The defendants, on the strength of the plaintiffs' representation that Tls. 2.87 was the fair market price, cabled to New York by cypher code offering to purchase 500 cases at Tls. 2.65 (i.e., Tls. 2,87 less Tls. 0.22 to cover duty, defendants' commission and charges.)
  The defendants alleged that the plaintiffs misrepresented to them the fair market price for such goods and deceived them, the fair market price in Shanghai for such goods at that time was Tls. 4 to Tls. 4.10.  The cypher used to express Tls. 2.65 was also used in the defendants' code to express other amounts, viz. Tls. 3.764, Tls. 4.63, Tls. 5.62, Tls. 5.61 and Tls. 7.65, according to the circumstances of each particular employment of the code. Defendants' agents in New York, knowing the true market price in Shanghai to be Tls. 4.10, interpreted the cypher used to express Tls. 2.65 to mean Tls. 3.64 and at this price they were unable to obtain the flannel, thereupon they cabled to the defendants a counter-offer of 200 cases at Tls. 3.85, using the cypher code.
  The cypher used to express Tls. 3.85 expressed amongst other amounts Tl. 2.86 according to the circumstances of each particular employment of the code, and the defendants, in consequence of the plaintiffs having mis-expressed the fair market price of the said goods to be Tls.  2.87, interpreted the counter-offer to be Tls. 2.86. The defendants thereupon, on 29th June last, sent for the plaintiffs and informed them that an offer of Tls. 3.10 (i.e. Tls. 2.86 plus Tls. 0.24 to cover duty, commission and charged) would be probably accepted for 200 case of the said flannel.
  The plaintiffs agreed to the proposal and the defendants cabled the offer to their New York agents the same day.  Having received no reply by 3rd July the defendants, at the request and on behalf of the plaintiffs, wired to the agents offering to accept 500 cases at the price named.  On 5thJuly the defendants' agent answered by cable accepting the offer, which they had understood to be Tls. 3.86 and not as intended and understood by the defendants Tls. 2.87.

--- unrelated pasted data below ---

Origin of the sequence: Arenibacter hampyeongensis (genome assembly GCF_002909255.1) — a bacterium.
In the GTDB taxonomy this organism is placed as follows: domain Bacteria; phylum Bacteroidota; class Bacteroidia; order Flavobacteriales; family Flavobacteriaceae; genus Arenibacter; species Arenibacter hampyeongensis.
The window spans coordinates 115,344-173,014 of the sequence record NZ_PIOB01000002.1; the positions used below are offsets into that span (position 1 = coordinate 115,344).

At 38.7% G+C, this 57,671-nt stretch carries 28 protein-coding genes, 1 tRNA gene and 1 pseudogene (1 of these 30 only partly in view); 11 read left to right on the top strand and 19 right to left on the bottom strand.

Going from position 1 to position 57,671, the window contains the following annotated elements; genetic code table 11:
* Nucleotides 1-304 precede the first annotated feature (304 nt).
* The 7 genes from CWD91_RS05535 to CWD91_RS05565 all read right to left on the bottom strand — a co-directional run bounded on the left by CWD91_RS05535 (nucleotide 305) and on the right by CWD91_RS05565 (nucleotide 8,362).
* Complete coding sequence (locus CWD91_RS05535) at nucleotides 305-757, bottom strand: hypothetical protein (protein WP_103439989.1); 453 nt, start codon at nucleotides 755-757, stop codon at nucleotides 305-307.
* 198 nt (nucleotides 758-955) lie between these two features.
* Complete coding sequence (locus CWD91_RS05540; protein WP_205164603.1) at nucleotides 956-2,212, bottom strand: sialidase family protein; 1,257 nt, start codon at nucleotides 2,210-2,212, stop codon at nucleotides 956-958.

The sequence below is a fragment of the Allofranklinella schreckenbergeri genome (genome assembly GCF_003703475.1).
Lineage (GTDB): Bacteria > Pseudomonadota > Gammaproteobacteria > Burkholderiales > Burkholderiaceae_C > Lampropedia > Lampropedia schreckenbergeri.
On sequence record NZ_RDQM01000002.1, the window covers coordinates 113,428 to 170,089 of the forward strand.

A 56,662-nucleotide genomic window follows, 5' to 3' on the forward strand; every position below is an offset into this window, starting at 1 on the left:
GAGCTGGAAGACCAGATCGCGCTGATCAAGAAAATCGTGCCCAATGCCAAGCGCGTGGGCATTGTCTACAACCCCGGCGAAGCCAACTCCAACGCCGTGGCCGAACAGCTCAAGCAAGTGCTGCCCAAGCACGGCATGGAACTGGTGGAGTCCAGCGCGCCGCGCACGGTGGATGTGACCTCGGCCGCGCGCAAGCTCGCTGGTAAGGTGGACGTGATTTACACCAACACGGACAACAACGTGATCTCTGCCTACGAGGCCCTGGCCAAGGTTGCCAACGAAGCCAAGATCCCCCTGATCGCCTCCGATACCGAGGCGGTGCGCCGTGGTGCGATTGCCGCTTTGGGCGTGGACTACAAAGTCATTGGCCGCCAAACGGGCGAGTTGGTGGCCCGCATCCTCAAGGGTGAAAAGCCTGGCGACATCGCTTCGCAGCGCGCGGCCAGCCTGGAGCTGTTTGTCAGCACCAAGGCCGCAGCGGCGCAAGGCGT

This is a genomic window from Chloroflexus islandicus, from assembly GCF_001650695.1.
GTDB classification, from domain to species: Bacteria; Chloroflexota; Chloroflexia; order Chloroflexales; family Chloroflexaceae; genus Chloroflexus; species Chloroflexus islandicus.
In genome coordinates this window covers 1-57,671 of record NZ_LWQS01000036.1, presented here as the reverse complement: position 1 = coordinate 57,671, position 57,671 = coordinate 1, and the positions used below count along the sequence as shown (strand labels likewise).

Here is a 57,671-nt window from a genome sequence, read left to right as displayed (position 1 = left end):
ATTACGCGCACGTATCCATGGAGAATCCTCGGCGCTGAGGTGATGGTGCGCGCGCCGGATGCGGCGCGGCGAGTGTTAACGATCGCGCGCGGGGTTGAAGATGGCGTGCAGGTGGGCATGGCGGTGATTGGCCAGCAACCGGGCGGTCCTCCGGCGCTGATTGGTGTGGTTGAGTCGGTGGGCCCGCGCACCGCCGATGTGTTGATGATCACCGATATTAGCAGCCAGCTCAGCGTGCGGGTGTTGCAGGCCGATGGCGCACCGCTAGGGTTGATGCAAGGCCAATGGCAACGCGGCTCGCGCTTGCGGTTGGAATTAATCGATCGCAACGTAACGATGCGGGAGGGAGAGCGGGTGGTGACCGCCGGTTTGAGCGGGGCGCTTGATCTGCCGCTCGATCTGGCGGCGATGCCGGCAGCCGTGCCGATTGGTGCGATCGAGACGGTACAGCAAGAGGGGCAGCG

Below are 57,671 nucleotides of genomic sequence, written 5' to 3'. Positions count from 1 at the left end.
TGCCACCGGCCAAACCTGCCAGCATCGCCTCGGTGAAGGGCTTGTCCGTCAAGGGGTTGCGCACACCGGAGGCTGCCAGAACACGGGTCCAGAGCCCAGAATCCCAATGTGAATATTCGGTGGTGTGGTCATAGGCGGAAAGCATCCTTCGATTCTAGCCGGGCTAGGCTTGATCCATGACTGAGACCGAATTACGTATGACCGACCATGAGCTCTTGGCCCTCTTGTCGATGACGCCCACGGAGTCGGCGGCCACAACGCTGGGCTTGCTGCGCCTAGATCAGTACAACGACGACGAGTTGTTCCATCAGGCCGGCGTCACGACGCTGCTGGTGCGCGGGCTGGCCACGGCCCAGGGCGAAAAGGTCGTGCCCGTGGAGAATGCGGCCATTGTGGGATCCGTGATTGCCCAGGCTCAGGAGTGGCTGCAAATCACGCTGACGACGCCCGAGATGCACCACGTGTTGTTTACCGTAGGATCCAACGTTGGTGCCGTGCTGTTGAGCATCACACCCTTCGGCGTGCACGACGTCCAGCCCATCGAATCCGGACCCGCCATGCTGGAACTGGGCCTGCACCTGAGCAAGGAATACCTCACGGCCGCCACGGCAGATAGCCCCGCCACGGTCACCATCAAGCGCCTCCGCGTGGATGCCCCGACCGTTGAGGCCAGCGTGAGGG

The defendants asserted that the mistake was entirely due to the misrepresentation of the plaintiffs. The defendants informed the plaintiffs of the cable message received from their agent in New York closing with the offer, and the defendants then asked that the transaction should be put in writing, which was accordingly done.  The defendants by a cable message received from their agents in New York dated 7th July, became for the first time aware that the agents had from their knowledge of the true market price of the goods interpreted message to mean an offer of Tls. 3.8 per piece. The defendants immediately on receiving this message informed the plaintiffs of the mistake or misunderstanding, and advised that the sale could not be carried out in consequence of the plaintiffs' misrepresentations as to the marker price of the goods.
  Counsel addressed the Court on both sides, and a representative of the plaintiffs was examined in support of their case. Mr. B. Buschmann also made a statement on behalf of the defendants, and the case was adjourned, for the purpose of obtaining further evidence, until the 19th of February.                   

Published by Centre for Comparative Law, History and Governance at Macquarie Law School